The physical cost of writing fiction

Rose bushes in a garden with shady trees.

The Rose Garden at University Retirement Community

I’M PLANNING TO WRITE A NOVEL SOME DAY…

Say many people. Most of them don’t.

I’M NOT DISCOURAGING ANYONE! But I haven’t cloned myself even once: when people expressed interest and I offered to point them in the right direction, none followed up.

My oldest is writing fiction – I get an occasional peek. That’s all.

Why? Because it’s a lot harder to do than most people realize. Lots of words, and they need to be in some kind of a comprehensible order.

It’s on the order of thinking you might be able to build a car because you’ve driven lots of different models. Or even because you’re actually a pretty good mechanic.

Different set of skills, and the finished product DOES NOT SHOW where the tools were applied.

I’ve produced two completed novels in two different series

but it is not likely that the first one (a mystery written before the turn of the century) will ever get the attention it needs to be turned into a finished product, given that I’ve learned a few things this century. Maybe, maybe not. The more I learn, the more I realize it need a lot of work. Great characters, I thought, and a good end and premise, but we’ll let it live peacefully for now. In the trunk.

The first one in the Pride’s Children trilogy took me 15 years, many of which were spent learning such things as how to write a full-length play (great for dialogue).

I’ve aged, and have not gotten well

Thirty years of ME/CFS is a long time, and during that time I’ve had at least the usual vicissitudes of aging, and probably even more than average because the energy to exercise, for example, isn’t there – thirty years of no real exercise (because we can’t go aerobic – our cells don’t produce energy fast enough) leaves you deconditioned, even if you’re diligent at doing what you can (bike/trike rides, pool exercises).

That’s one of the reasons it takes me so long to write: the energy has to come from somewhere, I’m chronically ultra-short of energy, and other things in Life have to be done, too.

I’ve pared away and given up almost everything. The pandemic is forcing me to relinquish even more: at the same time it is giving me a bit more time, it is increasing the stress – never helpful.

Most people don’t think of writing as requiring energy

They’re more likely to think it needs time, because how hard can something be that you do sitting down?

They know it gets you tired – mentally tired – and that you need to keep your body in at least reasonable shape to support your brain’s work.

But beyond the obvious, most don’t realize that writing fiction is exhausting under the best circumstances. Physically exhausting.

I can’t, apparently, do two energy-sucking things in the same day

I can count as rarities the days when I do something physical first (like a trike ride, or even a trip to the front desk on Maggie a couple of times to get a package in the mail in the right sized container with the correct postage).

I used to get around this problem by doing my writing first, and then going for a ride in the late afternoon, or for a swim AFTER writing (since I never get anything done in the evening anyway).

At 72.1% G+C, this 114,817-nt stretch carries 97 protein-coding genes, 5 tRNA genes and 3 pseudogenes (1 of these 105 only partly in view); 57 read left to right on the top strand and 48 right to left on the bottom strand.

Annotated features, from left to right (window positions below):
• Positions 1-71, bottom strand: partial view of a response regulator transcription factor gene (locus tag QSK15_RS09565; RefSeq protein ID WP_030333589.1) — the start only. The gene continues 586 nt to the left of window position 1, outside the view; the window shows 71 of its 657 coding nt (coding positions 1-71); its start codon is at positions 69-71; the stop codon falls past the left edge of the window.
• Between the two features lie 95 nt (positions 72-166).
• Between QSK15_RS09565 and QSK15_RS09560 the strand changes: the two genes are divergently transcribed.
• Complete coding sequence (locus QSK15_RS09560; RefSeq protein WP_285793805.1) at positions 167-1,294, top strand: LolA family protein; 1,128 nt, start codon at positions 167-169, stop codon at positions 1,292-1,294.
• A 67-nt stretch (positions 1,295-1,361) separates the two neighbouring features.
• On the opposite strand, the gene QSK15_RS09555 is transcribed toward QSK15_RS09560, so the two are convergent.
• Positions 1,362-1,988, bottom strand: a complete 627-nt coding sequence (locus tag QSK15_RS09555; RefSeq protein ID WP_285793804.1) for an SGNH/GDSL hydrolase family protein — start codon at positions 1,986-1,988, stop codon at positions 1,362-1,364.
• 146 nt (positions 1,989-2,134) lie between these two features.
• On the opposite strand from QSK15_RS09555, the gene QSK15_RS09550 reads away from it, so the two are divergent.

But there’s no pool Yolo County is allowing us to use, and the days are now so hot (though not humid, bless California!) that I can’t afford to go out after a certain time. This is because California starts off cool, and then heats from the sun straight through the day. Without humidity most nights cool off, but on a day over 90° like today, if I don’t get out by noon it’s already too hot for me to be out.

My physical body is a real limitation

to my current writing. I just don’t get the hours of functioning usable brain that I need, and days will go by when no writing can get done.

I’m doing – and will continue to do – the best that I can.

That’s a given. Non-negotiable.

But I’m wondering exactly how low I can push ‘taking care of body’ vs. ‘using body to support brain.’

So the rest of you?

Maybe you should get started on that novel, and not depend on retirement, or ‘when you have more time,’ because I’m here to tell you the physical part of writing keeps getting harder every year.

And there’s NO guarantee something won’t come along and knock you clean off your pins (must look up that phrase), and you won’t be able to do it at all.

As for me

I keep trying to cheat, and figure out ways to NOT do things, so they won’t absorb the little energy I have.

My long-suffering husband keeps not complaining. He gets points.

The mess will have to wait some more.

I don’t know how long it will take – I hope days, rather than weeks or months – to get the next chapter through the last little bits (epigraphs and chapter title and a final round of AutoCrit). I only know that I keep inching forward, and I’m still excited about the story (this chapter was a doozy), and I hope I’m still around to finish this job (there’s a virus out there that eats older people and people with co-morbidities), because I still haven’t found anything I love as much as this little obsession of mine.

Thought I was improving a bit, but not really. Shrug. It won’t stop me, but it sure slows me down.

Oh. And I’m grateful. It could be a lot worse.


Stay well. Wash your hands. Don’t touch your face. Etc.


 

13 thoughts on “The physical cost of writing fiction

  1. joey

    For years, I’ve also been hearing people say gardening isn’t exercise. I presume they have never gardened. I would think anyone who thinks writing isn’t a drain on the body does not write.